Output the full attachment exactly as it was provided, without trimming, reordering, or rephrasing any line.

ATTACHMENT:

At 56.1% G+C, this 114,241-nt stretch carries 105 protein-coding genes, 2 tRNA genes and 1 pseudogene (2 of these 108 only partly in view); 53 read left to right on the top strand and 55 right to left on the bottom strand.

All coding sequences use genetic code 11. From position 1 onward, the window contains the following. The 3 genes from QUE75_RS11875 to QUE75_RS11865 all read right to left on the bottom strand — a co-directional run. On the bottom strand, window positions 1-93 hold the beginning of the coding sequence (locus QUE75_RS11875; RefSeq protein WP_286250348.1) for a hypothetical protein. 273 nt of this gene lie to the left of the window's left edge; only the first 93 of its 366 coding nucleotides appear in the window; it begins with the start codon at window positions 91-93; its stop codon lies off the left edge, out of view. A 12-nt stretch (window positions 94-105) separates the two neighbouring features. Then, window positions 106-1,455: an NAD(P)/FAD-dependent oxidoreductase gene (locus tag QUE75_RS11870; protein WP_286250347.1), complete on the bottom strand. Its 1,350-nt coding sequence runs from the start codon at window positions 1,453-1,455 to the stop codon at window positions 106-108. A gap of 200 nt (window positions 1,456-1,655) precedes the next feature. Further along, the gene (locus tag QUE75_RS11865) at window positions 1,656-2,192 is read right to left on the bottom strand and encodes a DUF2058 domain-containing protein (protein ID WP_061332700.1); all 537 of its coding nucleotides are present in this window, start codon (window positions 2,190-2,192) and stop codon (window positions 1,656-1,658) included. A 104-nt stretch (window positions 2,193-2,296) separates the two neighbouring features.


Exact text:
At 56.1% G+C, this 114,241-nt stretch carries 105 protein-coding genes, 2 tRNA genes and 1 pseudogene (2 of these 108 only partly in view); 53 read left to right on the top strand and 55 right to left on the bottom strand.

All coding sequences use genetic code 11. From position 1 onward, the window contains the following. The 3 genes from QUE75_RS11875 to QUE75_RS11865 all read right to left on the bottom strand — a co-directional run. On the bottom strand, window positions 1-93 hold the beginning of the coding sequence (locus QUE75_RS11875; RefSeq protein WP_286250348.1) for a hypothetical protein. 273 nt of this gene lie to the left of the window's left edge; only the first 93 of its 366 coding nucleotides appear in the window; it begins with the start codon at window positions 91-93; its stop codon lies off the left edge, out of view. A 12-nt stretch (window positions 94-105) separates the two neighbouring features. Then, window positions 106-1,455: an NAD(P)/FAD-dependent oxidoreductase gene (locus tag QUE75_RS11870; protein WP_286250347.1), complete on the bottom strand. Its 1,350-nt coding sequence runs from the start codon at window positions 1,453-1,455 to the stop codon at window positions 106-108. A gap of 200 nt (window positions 1,456-1,655) precedes the next feature. Further along, the gene (locus tag QUE75_RS11865) at window positions 1,656-2,192 is read right to left on the bottom strand and encodes a DUF2058 domain-containing protein (protein ID WP_061332700.1); all 537 of its coding nucleotides are present in this window, start codon (window positions 2,190-2,192) and stop codon (window positions 1,656-1,658) included. A 104-nt stretch (window positions 2,193-2,296) separates the two neighbouring features.